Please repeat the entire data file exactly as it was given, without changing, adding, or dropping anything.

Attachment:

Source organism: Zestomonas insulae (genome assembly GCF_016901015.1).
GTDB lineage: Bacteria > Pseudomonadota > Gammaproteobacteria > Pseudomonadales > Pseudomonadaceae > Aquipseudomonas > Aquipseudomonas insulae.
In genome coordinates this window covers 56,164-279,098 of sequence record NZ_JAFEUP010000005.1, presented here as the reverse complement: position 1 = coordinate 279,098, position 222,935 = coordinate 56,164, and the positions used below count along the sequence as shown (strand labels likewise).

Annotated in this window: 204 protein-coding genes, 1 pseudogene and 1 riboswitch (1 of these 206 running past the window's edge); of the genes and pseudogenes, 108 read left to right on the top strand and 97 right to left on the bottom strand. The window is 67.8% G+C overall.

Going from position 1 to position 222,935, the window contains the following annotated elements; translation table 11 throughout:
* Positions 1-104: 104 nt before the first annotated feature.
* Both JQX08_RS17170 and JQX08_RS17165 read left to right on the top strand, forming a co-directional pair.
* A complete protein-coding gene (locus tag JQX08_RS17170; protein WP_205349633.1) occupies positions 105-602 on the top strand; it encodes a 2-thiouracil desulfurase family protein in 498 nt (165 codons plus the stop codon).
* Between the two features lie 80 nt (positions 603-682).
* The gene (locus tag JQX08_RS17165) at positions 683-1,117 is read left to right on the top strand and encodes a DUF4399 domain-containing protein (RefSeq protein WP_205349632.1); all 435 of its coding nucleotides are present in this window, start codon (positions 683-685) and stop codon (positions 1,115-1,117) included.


Source organism: Zestomonas insulae (genome assembly GCF_016901015.1).
GTDB lineage: Bacteria > Pseudomonadota > Gammaproteobacteria > Pseudomonadales > Pseudomonadaceae > Aquipseudomonas > Aquipseudomonas insulae.
In genome coordinates this window covers 56,164-279,098 of sequence record NZ_JAFEUP010000005.1, presented here as the reverse complement: position 1 = coordinate 279,098, position 222,935 = coordinate 56,164, and the positions used below count along the sequence as shown (strand labels likewise).

Annotated in this window: 204 protein-coding genes, 1 pseudogene and 1 riboswitch (1 of these 206 running past the window's edge); of the genes and pseudogenes, 108 read left to right on the top strand and 97 right to left on the bottom strand. The window is 67.8% G+C overall.

Going from position 1 to position 222,935, the window contains the following annotated elements; translation table 11 throughout:
* Positions 1-104: 104 nt before the first annotated feature.
* Both JQX08_RS17170 and JQX08_RS17165 read left to right on the top strand, forming a co-directional pair.
* A complete protein-coding gene (locus tag JQX08_RS17170; protein WP_205349633.1) occupies positions 105-602 on the top strand; it encodes a 2-thiouracil desulfurase family protein in 498 nt (165 codons plus the stop codon).
* Between the two features lie 80 nt (positions 603-682).
* The gene (locus tag JQX08_RS17165) at positions 683-1,117 is read left to right on the top strand and encodes a DUF4399 domain-containing protein (RefSeq protein WP_205349632.1); all 435 of its coding nucleotides are present in this window, start codon (positions 683-685) and stop codon (positions 1,115-1,117) included.